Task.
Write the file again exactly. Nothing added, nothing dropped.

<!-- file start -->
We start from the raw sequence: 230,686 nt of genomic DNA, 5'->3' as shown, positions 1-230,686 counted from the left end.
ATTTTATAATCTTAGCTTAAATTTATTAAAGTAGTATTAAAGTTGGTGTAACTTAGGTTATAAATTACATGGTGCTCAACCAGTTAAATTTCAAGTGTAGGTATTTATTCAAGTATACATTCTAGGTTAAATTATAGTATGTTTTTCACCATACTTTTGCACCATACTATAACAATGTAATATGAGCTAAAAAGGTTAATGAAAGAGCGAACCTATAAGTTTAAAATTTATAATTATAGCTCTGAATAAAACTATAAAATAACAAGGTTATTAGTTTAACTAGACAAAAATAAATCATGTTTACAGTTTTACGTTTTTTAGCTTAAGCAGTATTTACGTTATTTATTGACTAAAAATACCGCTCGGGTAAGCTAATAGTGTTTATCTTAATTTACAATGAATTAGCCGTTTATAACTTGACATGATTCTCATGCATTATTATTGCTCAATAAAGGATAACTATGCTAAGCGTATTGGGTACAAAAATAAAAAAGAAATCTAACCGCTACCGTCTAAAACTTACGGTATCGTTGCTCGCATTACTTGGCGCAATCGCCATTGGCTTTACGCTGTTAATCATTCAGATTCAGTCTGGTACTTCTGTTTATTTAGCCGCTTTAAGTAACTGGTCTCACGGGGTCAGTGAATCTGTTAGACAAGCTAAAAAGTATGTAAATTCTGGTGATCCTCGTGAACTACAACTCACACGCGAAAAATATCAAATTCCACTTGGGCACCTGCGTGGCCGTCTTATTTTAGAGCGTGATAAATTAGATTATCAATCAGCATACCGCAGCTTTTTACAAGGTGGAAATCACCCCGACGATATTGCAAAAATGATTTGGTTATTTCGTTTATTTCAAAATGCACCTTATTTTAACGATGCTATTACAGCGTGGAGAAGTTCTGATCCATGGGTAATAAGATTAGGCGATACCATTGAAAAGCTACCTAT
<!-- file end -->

We start from the raw sequence: 230,686 nt of genomic DNA, 5'->3' as shown, positions 1-230,686 counted from the left end.
ATTTTATAATCTTAGCTTAAATTTATTAAAGTAGTATTAAAGTTGGTGTAACTTAGGTTATAAATTACATGGTGCTCAACCAGTTAAATTTCAAGTGTAGGTATTTATTCAAGTATACATTCTAGGTTAAATTATAGTATGTTTTTCACCATACTTTTGCACCATACTATAACAATGTAATATGAGCTAAAAAGGTTAATGAAAGAGCGAACCTATAAGTTTAAAATTTATAATTATAGCTCTGAATAAAACTATAAAATAACAAGGTTATTAGTTTAACTAGACAAAAATAAATCATGTTTACAGTTTTACGTTTTTTAGCTTAAGCAGTATTTACGTTATTTATTGACTAAAAATACCGCTCGGGTAAGCTAATAGTGTTTATCTTAATTTACAATGAATTAGCCGTTTATAACTTGACATGATTCTCATGCATTATTATTGCTCAATAAAGGATAACTATGCTAAGCGTATTGGGTACAAAAATAAAAAAGAAATCTAACCGCTACCGTCTAAAACTTACGGTATCGTTGCTCGCATTACTTGGCGCAATCGCCATTGGCTTTACGCTGTTAATCATTCAGATTCAGTCTGGTACTTCTGTTTATTTAGCCGCTTTAAGTAACTGGTCTCACGGGGTCAGTGAATCTGTTAGACAAGCTAAAAAGTATGTAAATTCTGGTGATCCTCGTGAACTACAACTCACACGCGAAAAATATCAAATTCCACTTGGGCACCTGCGTGGCCGTCTTATTTTAGAGCGTGATAAATTAGATTATCAATCAGCATACCGCAGCTTTTTACAAGGTGGAAATCACCCCGACGATATTGCAAAAATGATTTGGTTATTTCGTTTATTTCAAAATGCACCTTATTTTAACGATGCTATTACAGCGTGGAGAAGTTCTGATCCATGGGTAATAAGATTAGGCGATACCATTGAAAAGCTACCTAT